Two weeks after extensive flooding that turned part of downtown Calgary into a lake and forced up to 100,000 southern Albertans from their homes, the city ended a state of emergency just in time for its annual Stampede.
"I think there's a better feeling for the Stampede this year because people are saying not only are we going to have all the great times that we have every year during a Stampede, but we're doing it in the context of a community that's stronger than it's ever been," Mayor Naheed Nenshi said at a pre-Stampede pancake breakfast Thursday.
"I thought last year's Stampede with the centennial could never be topped, but I think Stampede 101 is going to be even better."
Nenshi was given a welcome normally reserved for a rock star as he spoke briefly to hundreds of people who turned out for the event one day before the official Stampede parade kickoff. The trademark cowboy hats, boots and jeans were already in full view.
The latest fad is a black "Hell or High Water" T-shirt that was introduced during the flood after the Stampede's president used the words to vow the annual celebration of the cowboy way of life would go on.
Brown, muddy water swamped the Stampede grounds and filled the parade route at the height of the flooding. But cleanup and recovery are well underway and things are starting to get back to normal. Lifting the state of emergency less than 24 hours before the Stampede parade was meant to be a sign of that.
"Symbolically ... us saying we're no longer in an emergency is a really big thing," said Nenshi. "For people to say, 'All right, I can take a breath. It's not wrong for me to take a day off and enjoy the Stampede.'
"While we're working hard with our neighbours, we can take a day off to celebrate what makes the city great."
Calgary also has launched a national ad campaign that will run over the next three weeks to let travellers know that "Calgary's Doors are Open."
Nenshi said the campaign is mainly economically motivated.
"A lot of our neighbours are in a lot of pain. A lot of people have lost wages over the time we've been closed, and many of those folks depend on the tourism industry to do well, and of course they make their bread and butter during Stampede," he said.
"Whether you're working in a restaurant or in a hotel or a retail business, we need to get those people back up again. They've suffered enough. It's a chance to show the world we're back."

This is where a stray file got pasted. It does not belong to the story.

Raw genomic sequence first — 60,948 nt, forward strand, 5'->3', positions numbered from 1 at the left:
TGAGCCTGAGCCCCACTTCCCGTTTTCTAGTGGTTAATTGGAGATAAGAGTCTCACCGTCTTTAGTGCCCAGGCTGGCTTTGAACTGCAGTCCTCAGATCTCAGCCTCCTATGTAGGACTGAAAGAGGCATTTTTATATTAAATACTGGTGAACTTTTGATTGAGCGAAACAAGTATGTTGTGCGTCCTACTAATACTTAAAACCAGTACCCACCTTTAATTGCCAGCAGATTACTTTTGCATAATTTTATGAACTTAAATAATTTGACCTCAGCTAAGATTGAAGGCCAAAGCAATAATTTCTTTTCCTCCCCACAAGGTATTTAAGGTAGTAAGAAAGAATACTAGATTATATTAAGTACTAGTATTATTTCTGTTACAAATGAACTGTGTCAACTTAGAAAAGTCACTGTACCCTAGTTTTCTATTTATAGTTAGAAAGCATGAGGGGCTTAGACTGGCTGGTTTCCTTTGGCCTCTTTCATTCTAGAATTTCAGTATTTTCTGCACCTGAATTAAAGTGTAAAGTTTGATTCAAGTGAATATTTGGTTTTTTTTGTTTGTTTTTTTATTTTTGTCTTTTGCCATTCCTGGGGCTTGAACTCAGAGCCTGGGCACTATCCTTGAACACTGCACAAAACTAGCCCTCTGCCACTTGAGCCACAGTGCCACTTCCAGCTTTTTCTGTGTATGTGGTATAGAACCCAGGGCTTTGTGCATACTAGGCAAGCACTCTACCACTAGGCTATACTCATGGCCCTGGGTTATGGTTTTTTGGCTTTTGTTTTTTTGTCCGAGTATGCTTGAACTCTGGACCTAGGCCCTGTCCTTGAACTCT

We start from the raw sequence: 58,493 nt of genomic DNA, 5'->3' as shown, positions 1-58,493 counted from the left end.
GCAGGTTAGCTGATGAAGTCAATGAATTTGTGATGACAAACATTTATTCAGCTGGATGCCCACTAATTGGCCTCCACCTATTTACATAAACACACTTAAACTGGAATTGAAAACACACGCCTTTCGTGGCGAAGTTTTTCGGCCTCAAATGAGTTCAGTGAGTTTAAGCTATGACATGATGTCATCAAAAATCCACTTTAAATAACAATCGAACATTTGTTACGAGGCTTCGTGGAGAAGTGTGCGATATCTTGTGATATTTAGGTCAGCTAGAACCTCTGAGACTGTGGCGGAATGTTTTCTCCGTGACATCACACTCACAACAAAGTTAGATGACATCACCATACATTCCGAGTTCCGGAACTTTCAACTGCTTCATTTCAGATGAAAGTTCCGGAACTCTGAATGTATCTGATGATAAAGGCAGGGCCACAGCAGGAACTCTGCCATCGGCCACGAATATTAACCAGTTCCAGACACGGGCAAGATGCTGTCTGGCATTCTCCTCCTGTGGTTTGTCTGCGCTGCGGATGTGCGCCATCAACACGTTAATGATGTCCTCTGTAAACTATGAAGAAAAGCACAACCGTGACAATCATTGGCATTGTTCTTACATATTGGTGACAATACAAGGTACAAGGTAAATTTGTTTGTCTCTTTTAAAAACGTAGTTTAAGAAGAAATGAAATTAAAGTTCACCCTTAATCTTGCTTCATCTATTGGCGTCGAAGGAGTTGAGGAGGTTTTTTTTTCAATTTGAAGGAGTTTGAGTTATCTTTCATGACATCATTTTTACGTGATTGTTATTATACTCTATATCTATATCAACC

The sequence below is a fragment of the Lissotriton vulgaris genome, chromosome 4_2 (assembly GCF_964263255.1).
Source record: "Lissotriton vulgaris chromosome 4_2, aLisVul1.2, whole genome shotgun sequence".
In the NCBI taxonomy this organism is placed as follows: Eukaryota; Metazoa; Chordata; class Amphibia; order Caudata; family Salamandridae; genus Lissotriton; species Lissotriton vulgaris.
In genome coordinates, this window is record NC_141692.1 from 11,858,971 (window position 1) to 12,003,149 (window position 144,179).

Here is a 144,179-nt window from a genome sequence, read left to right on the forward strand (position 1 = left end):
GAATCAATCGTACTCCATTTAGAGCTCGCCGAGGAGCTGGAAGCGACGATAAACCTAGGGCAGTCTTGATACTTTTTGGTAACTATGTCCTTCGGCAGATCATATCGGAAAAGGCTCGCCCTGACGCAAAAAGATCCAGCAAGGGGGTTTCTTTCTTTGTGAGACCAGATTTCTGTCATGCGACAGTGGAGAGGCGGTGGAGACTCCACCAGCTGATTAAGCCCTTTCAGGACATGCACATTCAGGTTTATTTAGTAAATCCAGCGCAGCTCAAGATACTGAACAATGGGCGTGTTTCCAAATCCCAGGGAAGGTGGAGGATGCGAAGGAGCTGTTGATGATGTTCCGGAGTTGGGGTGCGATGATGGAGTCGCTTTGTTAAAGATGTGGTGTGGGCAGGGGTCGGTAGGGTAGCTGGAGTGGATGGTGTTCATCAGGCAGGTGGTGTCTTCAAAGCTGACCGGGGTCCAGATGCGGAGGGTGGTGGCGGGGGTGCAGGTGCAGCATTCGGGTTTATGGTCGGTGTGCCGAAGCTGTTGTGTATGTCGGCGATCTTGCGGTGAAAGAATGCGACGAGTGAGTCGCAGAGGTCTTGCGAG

The Vancouver Humane Society also stepped up with what has become its annual anti-cruelty campaign during the Stampede.
An ad with the message "Human Kindness" shows a little girl petting a calf. The next frame shows an animal in the calf-roping event being tied up. The message: "Stampede Blindness. C'mon Stampede. Have a heart for animals. Ban calf-roping."
Canadian astronaut Chris Hadfield, this year's parade grand marshal, said filling that role at this year's Stampede is especially touching.
"This is an important annual event for Calgary. It's a rallying point. It's a thing that Canadians do. It's a thing that Albertans do, even though there has been high water and a lot of hell along with it," he said at a media availability.
He said he was amazed at the progress that has been made since the flooding.
"It's almost like flowers that are starting to bloom after a really harsh winter."
Hadfield, who accepted the city's invitation to be grand marshal while he was still on his five-month mission aboard the International Space Station, said he will be riding a horse in the parade.
He proudly showed off a new pair of boots that were made for him by a Houston company that also makes boots for U.S. presidents. The boots have the mission patch designed for the Canadian Space Agency on the front and a Maple Leaf on the back.The Stampede runs until July 14.
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